James Knox, young British climber for Deceuninck Quick Step, has been rooming with Philippe Gilbert during this Vuelta. While Knox cuts his Grand Tour teeth the Belgian legend and Stage 12 winner is busy limbering up for the forthcoming World Championships in Yorkshire.
I like to imagine Gilbert, each evening, imparting wisdom to his young teammate; cracking open a couple of Trappist beers and passing on two decades worth of hard-earned race-craft. Knox, the Cumbrian, no doubt provides a ring of Cumberland sausage for nibbles.
Then it’s early nights all round, the veteran Belgian tucking in his young teammate and reading him a couple of chapters of Harry Potter before sleep.
As you may know there are a lot of mountains in Cumbria on which Knox has clearly honed his talent. There are also a lot of blunt, straight talking people on hand to keep a talented young cyclist rooted in reality.
It’s no surprise that Knox appears to be an entirely humble, down to earth lad.
I’m a bit out of my depth at the moment, he said during the opening stages of this Vuelta. I felt really terrible today to be honest, he confirmed towards the end of last week. Who knows, I might crack big time one of these days he suggested at the weekend.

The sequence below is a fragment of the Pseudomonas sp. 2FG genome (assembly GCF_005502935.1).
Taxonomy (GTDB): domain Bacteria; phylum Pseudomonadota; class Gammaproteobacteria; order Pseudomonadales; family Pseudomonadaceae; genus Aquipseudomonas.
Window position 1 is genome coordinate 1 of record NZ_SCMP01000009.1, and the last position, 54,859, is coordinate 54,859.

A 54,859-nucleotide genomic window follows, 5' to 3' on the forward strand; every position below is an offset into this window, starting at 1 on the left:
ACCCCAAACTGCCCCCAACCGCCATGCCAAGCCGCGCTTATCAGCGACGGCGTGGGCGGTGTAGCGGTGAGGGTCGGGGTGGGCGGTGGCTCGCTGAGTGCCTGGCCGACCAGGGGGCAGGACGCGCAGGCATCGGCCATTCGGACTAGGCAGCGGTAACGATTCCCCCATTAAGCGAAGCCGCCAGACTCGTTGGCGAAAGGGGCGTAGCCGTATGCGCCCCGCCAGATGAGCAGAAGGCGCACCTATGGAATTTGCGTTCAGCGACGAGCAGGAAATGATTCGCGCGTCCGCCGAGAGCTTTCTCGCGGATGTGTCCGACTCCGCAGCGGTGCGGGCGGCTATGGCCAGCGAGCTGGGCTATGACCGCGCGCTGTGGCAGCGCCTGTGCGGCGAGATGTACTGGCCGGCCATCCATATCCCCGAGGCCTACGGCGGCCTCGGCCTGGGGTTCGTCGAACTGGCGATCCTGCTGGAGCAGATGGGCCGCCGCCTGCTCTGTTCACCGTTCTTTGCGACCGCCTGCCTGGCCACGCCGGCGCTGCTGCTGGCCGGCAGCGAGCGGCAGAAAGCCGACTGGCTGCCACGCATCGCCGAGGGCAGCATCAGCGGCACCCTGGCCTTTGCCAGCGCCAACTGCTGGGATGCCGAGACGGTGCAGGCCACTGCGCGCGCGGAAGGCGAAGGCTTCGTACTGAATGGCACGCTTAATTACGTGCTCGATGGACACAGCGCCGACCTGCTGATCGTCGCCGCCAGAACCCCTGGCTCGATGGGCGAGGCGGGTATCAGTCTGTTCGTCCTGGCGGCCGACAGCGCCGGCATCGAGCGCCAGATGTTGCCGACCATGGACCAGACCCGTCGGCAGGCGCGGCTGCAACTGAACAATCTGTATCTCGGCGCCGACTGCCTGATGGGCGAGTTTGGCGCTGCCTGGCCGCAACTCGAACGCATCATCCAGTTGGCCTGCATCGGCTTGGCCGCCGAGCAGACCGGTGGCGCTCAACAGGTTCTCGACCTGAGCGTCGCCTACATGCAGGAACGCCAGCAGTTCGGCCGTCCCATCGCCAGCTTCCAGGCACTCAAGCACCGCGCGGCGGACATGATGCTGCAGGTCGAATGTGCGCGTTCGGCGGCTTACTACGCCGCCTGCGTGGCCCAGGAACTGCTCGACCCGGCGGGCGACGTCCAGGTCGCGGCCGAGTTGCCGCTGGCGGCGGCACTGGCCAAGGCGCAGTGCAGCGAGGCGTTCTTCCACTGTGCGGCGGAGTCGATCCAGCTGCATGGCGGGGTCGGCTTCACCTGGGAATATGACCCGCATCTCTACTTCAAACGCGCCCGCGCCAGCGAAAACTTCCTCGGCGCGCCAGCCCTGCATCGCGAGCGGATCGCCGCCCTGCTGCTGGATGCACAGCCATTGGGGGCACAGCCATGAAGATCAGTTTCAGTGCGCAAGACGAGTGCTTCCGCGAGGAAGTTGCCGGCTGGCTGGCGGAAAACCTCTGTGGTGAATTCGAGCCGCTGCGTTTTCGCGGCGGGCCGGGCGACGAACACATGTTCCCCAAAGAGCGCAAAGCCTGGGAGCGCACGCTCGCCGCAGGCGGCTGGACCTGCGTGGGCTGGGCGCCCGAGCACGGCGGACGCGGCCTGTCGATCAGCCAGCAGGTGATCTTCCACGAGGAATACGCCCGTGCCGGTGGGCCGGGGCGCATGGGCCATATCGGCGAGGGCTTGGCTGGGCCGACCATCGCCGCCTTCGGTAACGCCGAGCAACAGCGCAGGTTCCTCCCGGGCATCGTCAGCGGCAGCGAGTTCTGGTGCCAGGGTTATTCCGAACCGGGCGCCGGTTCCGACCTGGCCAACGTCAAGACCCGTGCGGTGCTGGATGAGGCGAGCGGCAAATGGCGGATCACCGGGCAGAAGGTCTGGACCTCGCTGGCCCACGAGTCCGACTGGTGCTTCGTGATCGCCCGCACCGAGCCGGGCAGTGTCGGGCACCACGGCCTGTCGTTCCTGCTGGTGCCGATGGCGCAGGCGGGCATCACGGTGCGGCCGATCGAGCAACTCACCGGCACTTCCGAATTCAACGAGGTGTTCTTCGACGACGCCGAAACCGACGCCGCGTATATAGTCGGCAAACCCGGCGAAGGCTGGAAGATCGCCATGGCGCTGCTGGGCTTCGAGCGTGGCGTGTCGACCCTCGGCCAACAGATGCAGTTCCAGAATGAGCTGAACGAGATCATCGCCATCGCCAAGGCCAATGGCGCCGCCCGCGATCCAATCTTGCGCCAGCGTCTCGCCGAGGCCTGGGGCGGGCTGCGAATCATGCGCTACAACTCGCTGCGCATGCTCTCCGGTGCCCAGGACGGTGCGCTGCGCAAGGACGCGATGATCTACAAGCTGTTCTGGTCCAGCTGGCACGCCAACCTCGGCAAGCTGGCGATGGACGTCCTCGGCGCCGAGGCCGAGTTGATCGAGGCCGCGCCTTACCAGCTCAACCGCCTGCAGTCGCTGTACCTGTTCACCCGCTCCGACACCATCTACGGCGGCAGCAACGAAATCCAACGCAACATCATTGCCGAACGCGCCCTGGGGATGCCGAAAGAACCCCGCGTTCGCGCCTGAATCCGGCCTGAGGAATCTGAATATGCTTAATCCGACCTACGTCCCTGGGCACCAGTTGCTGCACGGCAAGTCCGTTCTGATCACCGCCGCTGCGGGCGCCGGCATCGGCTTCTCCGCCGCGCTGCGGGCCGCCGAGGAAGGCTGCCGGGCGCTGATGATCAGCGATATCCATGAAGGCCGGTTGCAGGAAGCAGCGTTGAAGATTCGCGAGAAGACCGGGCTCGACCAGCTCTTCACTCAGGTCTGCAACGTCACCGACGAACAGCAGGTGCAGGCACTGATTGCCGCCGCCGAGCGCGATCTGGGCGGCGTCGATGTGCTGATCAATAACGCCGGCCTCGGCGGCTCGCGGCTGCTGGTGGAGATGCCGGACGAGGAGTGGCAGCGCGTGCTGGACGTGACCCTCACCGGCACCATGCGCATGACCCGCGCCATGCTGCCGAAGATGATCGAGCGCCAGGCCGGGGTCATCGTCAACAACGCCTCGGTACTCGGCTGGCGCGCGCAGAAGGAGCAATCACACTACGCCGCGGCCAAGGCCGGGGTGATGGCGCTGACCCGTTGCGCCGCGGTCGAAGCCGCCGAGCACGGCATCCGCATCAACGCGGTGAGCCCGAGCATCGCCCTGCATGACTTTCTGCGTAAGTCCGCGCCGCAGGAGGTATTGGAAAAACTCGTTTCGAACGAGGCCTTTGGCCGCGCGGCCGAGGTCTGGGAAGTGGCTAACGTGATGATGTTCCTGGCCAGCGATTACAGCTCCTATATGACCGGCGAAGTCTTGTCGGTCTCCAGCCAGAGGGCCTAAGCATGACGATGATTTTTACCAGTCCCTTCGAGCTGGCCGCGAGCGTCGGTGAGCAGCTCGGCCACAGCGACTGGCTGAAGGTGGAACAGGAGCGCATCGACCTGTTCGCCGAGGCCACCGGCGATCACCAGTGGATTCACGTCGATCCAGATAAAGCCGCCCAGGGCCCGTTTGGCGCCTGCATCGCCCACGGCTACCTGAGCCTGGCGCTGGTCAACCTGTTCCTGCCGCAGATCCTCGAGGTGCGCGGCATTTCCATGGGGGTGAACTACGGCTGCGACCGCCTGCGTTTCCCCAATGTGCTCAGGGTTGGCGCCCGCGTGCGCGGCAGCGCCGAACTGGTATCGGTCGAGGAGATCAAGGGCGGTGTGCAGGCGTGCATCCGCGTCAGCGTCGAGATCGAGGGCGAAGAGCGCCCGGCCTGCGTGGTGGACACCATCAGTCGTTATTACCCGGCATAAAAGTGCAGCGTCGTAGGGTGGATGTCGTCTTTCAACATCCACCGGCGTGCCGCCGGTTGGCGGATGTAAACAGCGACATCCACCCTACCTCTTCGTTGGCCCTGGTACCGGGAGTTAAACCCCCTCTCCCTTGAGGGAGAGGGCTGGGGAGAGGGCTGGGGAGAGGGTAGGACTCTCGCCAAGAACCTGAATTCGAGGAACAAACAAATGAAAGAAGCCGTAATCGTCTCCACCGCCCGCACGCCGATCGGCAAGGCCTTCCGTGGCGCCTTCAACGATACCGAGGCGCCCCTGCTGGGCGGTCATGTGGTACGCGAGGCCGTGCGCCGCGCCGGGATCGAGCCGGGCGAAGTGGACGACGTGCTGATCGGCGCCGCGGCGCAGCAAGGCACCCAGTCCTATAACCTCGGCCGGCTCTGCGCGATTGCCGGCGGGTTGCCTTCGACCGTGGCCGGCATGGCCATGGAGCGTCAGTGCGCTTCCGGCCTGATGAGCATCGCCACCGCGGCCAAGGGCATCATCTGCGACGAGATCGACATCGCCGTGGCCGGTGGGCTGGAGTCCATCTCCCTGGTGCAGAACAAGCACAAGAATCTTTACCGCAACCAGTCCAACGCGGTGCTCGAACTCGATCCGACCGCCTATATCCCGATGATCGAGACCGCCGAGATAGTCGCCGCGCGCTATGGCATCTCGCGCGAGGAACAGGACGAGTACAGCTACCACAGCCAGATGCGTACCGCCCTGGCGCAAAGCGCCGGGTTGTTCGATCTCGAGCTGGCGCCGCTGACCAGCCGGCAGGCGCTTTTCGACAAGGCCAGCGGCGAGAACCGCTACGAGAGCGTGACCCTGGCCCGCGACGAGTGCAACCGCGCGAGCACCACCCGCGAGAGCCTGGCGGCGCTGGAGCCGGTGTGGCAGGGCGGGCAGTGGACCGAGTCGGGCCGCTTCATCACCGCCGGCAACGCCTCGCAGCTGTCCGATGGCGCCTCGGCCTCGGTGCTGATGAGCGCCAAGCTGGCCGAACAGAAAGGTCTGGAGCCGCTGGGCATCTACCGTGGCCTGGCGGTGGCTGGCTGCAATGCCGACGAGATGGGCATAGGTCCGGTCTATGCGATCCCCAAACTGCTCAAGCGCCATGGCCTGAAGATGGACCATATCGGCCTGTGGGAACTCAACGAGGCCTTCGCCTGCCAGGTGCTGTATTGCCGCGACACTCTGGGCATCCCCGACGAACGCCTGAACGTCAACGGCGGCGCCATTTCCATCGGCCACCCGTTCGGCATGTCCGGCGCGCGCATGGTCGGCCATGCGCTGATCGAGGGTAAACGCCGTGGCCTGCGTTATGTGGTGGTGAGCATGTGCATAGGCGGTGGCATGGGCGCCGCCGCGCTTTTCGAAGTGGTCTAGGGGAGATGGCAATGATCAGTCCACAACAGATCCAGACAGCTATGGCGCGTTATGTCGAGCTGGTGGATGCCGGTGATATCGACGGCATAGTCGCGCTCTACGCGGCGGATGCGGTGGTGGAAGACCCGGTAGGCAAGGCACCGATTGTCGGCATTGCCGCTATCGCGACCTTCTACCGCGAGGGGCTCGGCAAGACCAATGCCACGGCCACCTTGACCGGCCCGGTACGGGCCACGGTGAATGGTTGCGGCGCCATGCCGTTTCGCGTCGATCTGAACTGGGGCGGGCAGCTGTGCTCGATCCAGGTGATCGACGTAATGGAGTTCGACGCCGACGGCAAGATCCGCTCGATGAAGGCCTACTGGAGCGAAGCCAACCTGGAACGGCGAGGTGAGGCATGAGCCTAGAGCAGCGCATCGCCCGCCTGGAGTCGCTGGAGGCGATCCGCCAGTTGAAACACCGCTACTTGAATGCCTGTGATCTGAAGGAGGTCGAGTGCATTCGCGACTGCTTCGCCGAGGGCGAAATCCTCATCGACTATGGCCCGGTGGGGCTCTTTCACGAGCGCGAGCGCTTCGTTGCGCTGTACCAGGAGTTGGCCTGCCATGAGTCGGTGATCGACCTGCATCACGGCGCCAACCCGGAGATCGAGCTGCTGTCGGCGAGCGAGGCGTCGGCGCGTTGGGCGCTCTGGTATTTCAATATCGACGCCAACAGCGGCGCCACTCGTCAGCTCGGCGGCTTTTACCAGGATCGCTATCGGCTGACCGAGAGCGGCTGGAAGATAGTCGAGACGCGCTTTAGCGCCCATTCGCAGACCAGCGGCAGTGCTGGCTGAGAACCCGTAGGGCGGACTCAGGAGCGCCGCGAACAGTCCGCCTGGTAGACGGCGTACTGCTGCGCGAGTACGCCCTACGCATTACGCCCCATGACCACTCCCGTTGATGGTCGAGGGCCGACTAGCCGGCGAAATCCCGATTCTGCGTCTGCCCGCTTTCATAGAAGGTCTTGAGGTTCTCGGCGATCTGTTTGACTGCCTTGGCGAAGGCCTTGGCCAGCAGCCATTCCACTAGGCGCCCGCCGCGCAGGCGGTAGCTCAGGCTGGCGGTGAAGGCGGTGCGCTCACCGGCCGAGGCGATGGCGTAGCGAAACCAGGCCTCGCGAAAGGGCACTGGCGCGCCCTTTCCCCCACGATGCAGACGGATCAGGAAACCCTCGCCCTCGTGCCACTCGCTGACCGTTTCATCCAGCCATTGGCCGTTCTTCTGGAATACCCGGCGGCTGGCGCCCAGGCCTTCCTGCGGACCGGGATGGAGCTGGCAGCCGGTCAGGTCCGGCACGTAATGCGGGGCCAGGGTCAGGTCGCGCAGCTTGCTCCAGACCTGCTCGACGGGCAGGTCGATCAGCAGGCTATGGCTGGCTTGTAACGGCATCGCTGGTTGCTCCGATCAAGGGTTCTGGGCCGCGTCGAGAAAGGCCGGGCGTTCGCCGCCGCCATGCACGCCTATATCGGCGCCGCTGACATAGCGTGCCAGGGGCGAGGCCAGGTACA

Yet there he was today, in the breakaway, diesel-ing up the final mountain – the Alto de la Cubilla – and poised to gain big time on the main General Classification contenders.
Teammates Gilbert and Remy Cavagna chaperoned the young Brit onto the slopes of our summit finish where, in the company of countryman Tao Geoghegan-Hart, Cumbrian teeth were well and truly gritted. Jersey unzipped, flapping in the wind like a classic continental climber.
Bear in mind he’s started one previous Grand Tour, the Giro d’Italia earlier this year, which he didn’t finish. This evening he sits eleventh overall having taken fourth on the stage.
He’ll play it down, of course. Just ignore him. It’s a Cumbrian thing.Embed from Getty Images
Geoghegan-Hart took second on the stage, following up his third place yesterday, and so the good news is that tomorrow he is due to win. The bad news is that tomorrow is a rest day.
HOW unlucky can you get!
Meanwhile, Jakob Fuglsang, playing the role of man-most-likely all day in the break, took the stage win. The classy Dane with the impressive palmares rode clear imperiously towards the summit.
Back down the road, five minutes or so, we had Roglic, Pogacar and Lopez locked together while Valverde hung in and minimised his losses, shedding around twenty-five seconds. Neither Roglic nor his team have shown so much as a chink of weakness in fifteen days of racing.
The prospect of a Slovenian Grand Tour winner looks highly likely. A Slovenian one-two looks entirely possible.
And a Cumbrian in the top ten?